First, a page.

Mothers Marching on Parliament Hill in Support of Random Breath Testing
Oakville, Ontario, May 9, 2012 – This Mother’s Day, May 13, will be especially hard for Christie Ward. Not only will it be another Mother’s Day spent without her daughter Kirsta Sandy, it also would have been Kirsta's 22nd birthday.
Kirsta was killed in an impaired driving crash in 2008. She was 18 years old.
“Every day without Kirsta is hard. Not a day goes by that I don’t think about her, that I don’t miss her,” Ms. Ward said. “But on those occasions where families get together to celebrate, and on days like Mother’s Day and her birthday especially, it can be overwhelming. There are no words strong enough to describe how much I miss her.”
Ms. Ward is one of a small group of mothers who is visiting Parliament Hill today for a short march to draw attention to random breath testing, an impaired driving countermeasure that will save lives and prevent injuries. The mothers, all of whom have lost a child or had a child injured in an impaired driving crash, will also meet individually with some Members of Parliament to ask for their support for this life-saving measure.
“Our Mother’s Day March illustrates the tragic losses and devastation caused by impaired driving,” said Denise Dubyk, MADD Canada’s National President. “But these moms represent everyone – not only mothers, but fathers, grandparents, children, aunts and uncles, friends – everyone who has been affected by impaired driving.”
“Impaired driving kills more than one thousand people a year and causes tens of thousands of injuries,” Ms. Dubyk said. “Random breath testing is a proven effective measure in reducing impaired driving, yet we are still waiting for its introduction in Canada. We are here today to urge the Government and Members of Parliament to move forward with random breath testing.”
Random breath testing would authorize police to demand a roadside breath sample from all drivers stopped at sobriety checkpoints, greatly increasing the number of drivers screened and the deterrent impact of impaired driving laws. The current law is not an effective deterrent because the likelihood of being stopped, charged and convicted is very low. Survey, criminal charge and conviction data indicate that a person would have to drive impaired, on average, once a week for more than 3 years before being charged with an impaired driving offence, and for over 6 years before ever being convicted.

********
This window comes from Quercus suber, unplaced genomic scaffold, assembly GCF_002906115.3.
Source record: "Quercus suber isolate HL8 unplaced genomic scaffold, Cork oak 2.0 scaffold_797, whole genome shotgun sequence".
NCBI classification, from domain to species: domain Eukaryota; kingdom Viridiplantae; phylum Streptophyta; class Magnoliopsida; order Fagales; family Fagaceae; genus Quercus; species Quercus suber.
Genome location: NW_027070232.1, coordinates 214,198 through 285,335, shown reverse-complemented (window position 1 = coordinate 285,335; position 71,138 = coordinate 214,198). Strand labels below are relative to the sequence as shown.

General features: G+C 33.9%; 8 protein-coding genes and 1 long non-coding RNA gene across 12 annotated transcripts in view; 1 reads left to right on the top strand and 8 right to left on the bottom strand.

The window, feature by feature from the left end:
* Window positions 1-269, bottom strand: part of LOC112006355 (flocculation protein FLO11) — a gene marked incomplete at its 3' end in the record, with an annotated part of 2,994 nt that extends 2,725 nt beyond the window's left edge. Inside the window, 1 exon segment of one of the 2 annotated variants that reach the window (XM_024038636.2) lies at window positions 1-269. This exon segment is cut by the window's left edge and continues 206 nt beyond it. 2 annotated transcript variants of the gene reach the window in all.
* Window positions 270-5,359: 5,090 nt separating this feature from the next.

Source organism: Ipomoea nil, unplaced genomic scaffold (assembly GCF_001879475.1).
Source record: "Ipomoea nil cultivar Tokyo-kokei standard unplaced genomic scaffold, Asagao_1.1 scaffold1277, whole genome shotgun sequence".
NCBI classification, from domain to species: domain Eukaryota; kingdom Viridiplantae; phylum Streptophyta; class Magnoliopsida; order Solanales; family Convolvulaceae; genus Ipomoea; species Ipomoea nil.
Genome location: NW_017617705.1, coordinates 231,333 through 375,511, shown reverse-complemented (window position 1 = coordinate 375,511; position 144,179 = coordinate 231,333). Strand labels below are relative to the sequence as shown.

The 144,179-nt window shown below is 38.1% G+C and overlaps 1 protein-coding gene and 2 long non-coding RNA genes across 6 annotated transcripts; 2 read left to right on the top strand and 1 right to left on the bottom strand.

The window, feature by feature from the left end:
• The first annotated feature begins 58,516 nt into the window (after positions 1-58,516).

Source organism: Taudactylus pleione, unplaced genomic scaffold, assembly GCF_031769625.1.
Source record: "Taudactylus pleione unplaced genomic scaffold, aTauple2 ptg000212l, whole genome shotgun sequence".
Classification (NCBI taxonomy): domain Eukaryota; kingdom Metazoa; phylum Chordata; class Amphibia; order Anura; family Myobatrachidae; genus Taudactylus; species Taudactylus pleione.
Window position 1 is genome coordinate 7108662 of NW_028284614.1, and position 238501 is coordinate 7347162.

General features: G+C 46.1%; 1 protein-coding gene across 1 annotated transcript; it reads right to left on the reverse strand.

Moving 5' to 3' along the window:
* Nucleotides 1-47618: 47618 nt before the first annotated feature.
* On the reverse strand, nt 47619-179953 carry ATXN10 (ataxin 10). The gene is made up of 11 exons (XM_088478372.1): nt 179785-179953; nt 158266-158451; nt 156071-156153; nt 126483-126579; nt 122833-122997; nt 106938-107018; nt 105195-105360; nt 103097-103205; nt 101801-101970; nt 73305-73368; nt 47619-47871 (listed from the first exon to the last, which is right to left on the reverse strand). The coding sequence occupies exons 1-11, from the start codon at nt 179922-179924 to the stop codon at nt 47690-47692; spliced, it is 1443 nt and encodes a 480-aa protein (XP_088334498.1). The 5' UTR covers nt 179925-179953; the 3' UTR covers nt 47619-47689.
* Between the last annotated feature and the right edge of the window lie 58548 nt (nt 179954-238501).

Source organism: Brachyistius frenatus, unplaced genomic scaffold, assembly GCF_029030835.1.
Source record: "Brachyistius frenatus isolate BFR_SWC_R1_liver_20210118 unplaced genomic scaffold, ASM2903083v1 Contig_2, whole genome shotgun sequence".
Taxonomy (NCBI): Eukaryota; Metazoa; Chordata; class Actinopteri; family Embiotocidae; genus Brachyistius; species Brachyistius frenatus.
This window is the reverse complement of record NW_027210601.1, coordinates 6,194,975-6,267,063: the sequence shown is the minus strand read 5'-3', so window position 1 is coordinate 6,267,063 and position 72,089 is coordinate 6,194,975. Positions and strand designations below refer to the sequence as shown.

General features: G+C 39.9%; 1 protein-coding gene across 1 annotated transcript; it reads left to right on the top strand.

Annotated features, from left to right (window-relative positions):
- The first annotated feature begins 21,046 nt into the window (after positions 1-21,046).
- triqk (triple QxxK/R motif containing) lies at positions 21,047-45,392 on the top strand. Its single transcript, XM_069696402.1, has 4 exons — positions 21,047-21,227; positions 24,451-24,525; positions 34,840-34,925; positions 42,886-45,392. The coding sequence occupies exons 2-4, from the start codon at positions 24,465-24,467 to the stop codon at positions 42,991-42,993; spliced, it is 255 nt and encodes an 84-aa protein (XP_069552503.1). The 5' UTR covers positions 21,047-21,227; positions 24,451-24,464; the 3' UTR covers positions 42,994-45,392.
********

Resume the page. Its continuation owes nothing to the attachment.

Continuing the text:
In June of 2009, the Federal Standing Committee on Justice and Human Rights released its report, Ending Alcohol-Impaired Driving: A Common Approach. One of the key recommendations in the report was the introduction of random breath testing in Canada. Like numerous jurisdictions around the world and international traffic safety organizations, the Committee recognized the effectiveness of this impaired driving countermeasure and the benefits it would have in Canada in the effort to reduce impaired driving crashes, deaths and injuries. Despite the recommendation and the evidence supporting random breath testing’s effectiveness, the Government of Canada has not moved forward to implement a random breath testing program.
Not only is random breath testing a proven measure for reducing impaired driving, it is highly cost-effective and already has considerable public support in Canada:
- Jurisdictions that have introduced random breath testing programs achieved significant, sustained reductions in impaired driving and alcohol-related deaths and injuries. It is likely that Canada will see crash reductions in the same range as Ireland since the two countries have similar types of sobriety check stops and similar requirements around reasonable suspicion to demand breath samples. Applying a projected 20% reduction, it is estimated that random breath testing could save more than 200 lives and prevent more than 12,000 injuries each year.
- A 2010 Ipsos Reid poll indicated 77% of Canadians would support random breath testing.
- A recent MADD Canada study estimated random breath testing would save approximately $4.3 billion a year in health-related expenditures, lost productivity and other social costs.
“When we look at comparable democracies, the majority have random breath testing,” Ms. Dubyk said. “We are out of step with other countries and everyone needs to ask why we don’t have this life-saving measure in Canada.”
For more information on random breath testing and how it can reduce impaired driving in Canada, visit madd.ca.
About MADD Canada
MADD Canada (Mothers Against Drunk Driving) is a national, charitable organization that is committed to stopping impaired driving and supporting the victims of this violent crime. With volunteer-driven groups in more than 100 communities across Canada, MADD Canada aims to offer support services to victims, heighten awareness of the dangers of impaired driving and save lives and prevent injuries on our roads. For more information, visit www.madd.ca.
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